As Identification of HIV/HCV transmission links and clusters will not only inform clinicians of the nature of the local HIV/HCV+ community, but also serve as an early warning sign of possible outbreaks. In particular, we are currently supporting the activities of 8 rural community and clinical research sites who are designed to conduct community assessments of HIV, HCV and comorbid conditions and intervention projects to increase public health services to prevent and detect HIV, HCV, HBV, STIs and linkage to care and drug treatment.

Collectively working with state and local community stakeholders we are interested in developing best practice responses that can be implemented by public health systems in rural regions in an bid to mitigate the opioid epidemic. 

See the rural opioid initiative for more details. 

Representative Publications:

Hochstatter KR†, Tully DC†, Power KA, Koepke R, Akhtar WZ, Prieve AF, Whyte T, Bean DJ, Seal DW, Allen TM, Westergaard RP. Hepatitis C Virus Transmission Clusters in Public Health and Correctional Settings, Wisconsin, USA, 2016-20171. Emerging Infectious Diseases. 2021 Feb;27(2):480-489. doi: 10.3201/eid2702.202957


Understanding the genomic sequence variation of HCV in the context of transmission, persistence and pathogenesis

Leveraging our recent work based on deep sequencing of plasma from acute HIV-1 infection our goal is to investigate the evolutionary processes that shape HCV transmission and pathogenesis. In collaboration with Professor Kim Page (University of New Mexico) and the UCSF UFO study we are studying HCV transmission using a sero-discordant injecting partnership study of young people who inject drugs. In an another setting we are examining HCV transmission and genetic diversity in the context of liver transplantation and from a single-source hemodialysis outbreak in Brazil. 

Representative Publications: 

Tully DC, Hahn JA, Bean DJ, Evans JL, Morris MD, Page K, Allen TM. Identification of Genetically Related HCV Infections Among Self-Described Injecting Partnerships. Clinical Infectious Diseases. 2021 Aug 27:ciab596. doi: 10.1093/cid/ciab596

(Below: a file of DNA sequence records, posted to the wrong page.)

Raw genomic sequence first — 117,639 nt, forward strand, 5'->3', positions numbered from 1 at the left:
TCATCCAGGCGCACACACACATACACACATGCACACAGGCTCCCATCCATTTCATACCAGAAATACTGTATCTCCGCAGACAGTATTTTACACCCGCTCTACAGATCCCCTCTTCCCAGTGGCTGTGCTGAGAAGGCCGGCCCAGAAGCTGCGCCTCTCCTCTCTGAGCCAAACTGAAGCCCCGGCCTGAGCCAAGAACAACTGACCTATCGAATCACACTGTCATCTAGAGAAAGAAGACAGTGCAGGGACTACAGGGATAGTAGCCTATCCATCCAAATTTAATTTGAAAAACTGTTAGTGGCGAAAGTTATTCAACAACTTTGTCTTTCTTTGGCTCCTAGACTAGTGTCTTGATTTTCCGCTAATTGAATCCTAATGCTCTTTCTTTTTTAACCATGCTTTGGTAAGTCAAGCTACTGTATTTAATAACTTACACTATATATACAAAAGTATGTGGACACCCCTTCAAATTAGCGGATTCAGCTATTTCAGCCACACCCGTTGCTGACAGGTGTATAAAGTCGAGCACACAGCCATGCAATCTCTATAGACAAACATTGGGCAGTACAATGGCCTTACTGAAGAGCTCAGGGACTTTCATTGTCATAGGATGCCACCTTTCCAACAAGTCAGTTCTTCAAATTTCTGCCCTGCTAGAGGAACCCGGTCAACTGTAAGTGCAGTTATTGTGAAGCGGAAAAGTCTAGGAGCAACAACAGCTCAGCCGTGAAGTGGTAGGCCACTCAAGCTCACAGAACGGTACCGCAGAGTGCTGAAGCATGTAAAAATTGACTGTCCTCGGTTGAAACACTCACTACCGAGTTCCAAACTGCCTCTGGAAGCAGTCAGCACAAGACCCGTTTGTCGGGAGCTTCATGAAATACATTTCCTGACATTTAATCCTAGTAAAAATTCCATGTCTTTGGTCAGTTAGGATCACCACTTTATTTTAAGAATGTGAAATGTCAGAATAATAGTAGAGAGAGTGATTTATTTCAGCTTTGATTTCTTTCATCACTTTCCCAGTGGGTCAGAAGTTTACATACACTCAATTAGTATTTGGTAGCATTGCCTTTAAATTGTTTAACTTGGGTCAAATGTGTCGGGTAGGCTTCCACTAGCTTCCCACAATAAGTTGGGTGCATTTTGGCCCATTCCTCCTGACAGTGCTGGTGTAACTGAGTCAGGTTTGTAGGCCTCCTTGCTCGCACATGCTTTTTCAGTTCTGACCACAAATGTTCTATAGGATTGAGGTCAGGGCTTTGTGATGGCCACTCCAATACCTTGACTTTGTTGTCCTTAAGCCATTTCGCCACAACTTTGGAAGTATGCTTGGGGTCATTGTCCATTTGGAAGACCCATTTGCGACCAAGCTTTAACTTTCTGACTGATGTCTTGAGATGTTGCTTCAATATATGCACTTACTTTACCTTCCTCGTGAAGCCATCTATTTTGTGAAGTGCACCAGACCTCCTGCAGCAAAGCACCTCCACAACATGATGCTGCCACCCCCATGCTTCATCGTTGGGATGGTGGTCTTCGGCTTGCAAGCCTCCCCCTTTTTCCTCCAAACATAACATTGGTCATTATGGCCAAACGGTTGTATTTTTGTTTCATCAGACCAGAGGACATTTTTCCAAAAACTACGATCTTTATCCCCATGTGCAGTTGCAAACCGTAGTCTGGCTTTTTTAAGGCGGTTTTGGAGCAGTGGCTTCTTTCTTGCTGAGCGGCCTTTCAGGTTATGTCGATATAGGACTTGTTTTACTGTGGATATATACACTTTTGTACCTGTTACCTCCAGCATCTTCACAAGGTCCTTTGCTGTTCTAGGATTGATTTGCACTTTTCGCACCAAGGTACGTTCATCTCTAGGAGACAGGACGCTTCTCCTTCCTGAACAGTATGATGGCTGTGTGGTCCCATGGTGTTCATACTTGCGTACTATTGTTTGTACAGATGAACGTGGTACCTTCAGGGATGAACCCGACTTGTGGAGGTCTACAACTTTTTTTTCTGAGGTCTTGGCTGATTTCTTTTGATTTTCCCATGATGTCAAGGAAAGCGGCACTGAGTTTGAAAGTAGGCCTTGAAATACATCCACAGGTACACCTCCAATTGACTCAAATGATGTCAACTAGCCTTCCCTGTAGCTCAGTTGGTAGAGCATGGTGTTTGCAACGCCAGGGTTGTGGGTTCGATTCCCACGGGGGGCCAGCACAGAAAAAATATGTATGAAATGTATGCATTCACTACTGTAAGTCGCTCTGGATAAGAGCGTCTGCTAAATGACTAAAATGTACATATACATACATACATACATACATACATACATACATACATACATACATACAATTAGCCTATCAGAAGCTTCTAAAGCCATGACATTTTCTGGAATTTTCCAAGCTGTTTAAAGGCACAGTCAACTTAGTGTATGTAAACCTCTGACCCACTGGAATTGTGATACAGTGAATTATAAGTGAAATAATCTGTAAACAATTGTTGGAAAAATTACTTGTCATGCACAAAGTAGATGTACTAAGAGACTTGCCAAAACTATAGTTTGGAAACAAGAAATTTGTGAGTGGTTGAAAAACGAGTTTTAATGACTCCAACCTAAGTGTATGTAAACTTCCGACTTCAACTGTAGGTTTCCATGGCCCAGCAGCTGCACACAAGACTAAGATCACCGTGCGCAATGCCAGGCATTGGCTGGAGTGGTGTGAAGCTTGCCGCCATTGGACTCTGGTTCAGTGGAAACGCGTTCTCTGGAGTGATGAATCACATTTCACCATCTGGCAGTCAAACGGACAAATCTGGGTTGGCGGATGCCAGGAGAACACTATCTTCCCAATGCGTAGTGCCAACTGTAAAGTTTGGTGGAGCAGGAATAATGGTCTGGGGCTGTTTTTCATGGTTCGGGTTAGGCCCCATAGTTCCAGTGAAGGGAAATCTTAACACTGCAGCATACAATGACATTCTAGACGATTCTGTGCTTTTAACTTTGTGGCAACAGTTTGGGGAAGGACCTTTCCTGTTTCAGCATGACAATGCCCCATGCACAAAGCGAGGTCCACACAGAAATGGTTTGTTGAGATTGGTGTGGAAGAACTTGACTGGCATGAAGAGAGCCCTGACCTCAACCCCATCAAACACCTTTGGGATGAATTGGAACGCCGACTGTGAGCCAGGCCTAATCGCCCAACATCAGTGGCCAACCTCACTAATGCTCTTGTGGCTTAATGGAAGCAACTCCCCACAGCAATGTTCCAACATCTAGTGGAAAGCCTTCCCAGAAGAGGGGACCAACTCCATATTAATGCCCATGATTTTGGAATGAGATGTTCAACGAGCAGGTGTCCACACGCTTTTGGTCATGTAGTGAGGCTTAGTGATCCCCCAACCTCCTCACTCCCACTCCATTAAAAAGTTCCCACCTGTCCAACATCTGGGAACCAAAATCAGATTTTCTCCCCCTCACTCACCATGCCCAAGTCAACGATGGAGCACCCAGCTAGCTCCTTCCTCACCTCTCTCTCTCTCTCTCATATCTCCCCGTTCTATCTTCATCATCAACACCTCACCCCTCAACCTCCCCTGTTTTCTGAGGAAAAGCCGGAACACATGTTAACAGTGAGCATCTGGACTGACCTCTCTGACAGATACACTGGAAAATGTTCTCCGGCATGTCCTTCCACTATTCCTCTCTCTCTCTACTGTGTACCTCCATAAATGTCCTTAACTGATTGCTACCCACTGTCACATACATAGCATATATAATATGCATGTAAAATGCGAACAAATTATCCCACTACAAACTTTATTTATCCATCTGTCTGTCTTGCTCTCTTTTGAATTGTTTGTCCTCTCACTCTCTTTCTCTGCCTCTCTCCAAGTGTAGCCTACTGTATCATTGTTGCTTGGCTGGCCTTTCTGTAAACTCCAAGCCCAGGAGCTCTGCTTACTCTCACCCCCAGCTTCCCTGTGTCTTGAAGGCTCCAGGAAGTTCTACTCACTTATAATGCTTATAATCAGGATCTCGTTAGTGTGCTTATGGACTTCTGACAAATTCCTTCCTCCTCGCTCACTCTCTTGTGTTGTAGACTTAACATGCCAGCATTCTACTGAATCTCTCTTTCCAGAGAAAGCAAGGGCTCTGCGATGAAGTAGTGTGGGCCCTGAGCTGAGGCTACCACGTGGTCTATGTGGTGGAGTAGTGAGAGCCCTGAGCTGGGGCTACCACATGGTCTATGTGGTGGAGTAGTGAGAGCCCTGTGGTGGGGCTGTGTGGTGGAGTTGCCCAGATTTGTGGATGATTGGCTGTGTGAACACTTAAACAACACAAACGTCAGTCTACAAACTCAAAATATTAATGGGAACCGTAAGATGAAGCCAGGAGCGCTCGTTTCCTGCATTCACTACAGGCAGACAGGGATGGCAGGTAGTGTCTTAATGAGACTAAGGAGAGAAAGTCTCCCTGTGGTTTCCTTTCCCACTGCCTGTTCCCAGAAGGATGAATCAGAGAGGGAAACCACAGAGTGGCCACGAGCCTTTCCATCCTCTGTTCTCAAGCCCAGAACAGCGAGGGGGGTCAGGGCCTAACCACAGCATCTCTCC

Hahn JA, Tully DC, Evans JL, Morris MD, Briceno A, Bean DJ, Allen TM, Page K. Role of HCV Viremia in Corroborated HCV Transmission Events Within Young Adult Injecting Partnerships. Open Forum Infect Dis. 2019 Apr 25;6(4):ofz125. doi: 10.1093/ofid/ofz125.


Viral Metagenomics 

I am interested in using metagenomc technology to discover novel viruses particularly in ticks which cause diseases in humans, livestock and wild animals. In the past I have been involved in various metagenomic projects.

Representative Publications

Metsky HC, Siddle KJ, Gladden-Young A, Qu J, Yang DK, Brehio P, Goldfarb A, Piantadosi A, Wohl S, Carter A, Lin AE, Barnes KG, Tully DC, Corleis B, Hennigan S, Barbosa-Lima G, Vieira YR, Paul LM, Tan AL, Garcia KF, Parham LA, Odia I, Eromon P, Folarin OA, Goba A; Viral Hemorrhagic Fever Consortium, Simon-Lorière E, Hensley L, Balmaseda A, Harris E, Kwon DS, Allen TM, Runstadler JA, Smole S, Bozza FA, Souza TML, Isern S, Michael SF, Lorenzana I, Gehrke L, Bosch I, Ebel G, Grant DS, Happi CT, Park DJ, Gnirke A, Sabeti PC, Matranga CB. Capturing sequence diversity in metagenomes with comprehensive and scalable probe design. Nature Biotechnology. 2019 Feb;37(2):160-168. doi: 10.1038/s41587-018-0006-x

Piantadosi A, Freije CA, Gosmann C, Ye S, Park D, Schaffner SF, Tully DC, Allen TM, Dong KL, Sabeti PC, Kwon DS. Metagenomic Sequencing of HIV-1 in the Blood and Female Genital Tract Reveals Little Quasispecies Diversity during Acute Infection. J Virol. 2019 Jan 4;93(2):e00804-18. doi: 10.1128/JVI.00804-18.


For a full list of publications see this link or refer to google scholar

Research Area
Drug resistance
Global Health
Mobile technologies
Genetic epidemiology
Molecular epidemiology
Molecular biology
Disease and Health Conditions
Infectious disease
Emerging Infectious Disease
Hospital acquired infection
United Kingdom
United States of America
East Asia & Pacific (all income levels)
European Union
North America
Sub-Saharan Africa (all income levels)

Selected Publications

Phylogenetic interpretation during outbreaks requires caution.
Villabona-Arenas CJ; Hanage WP; Tully DC
See more Publications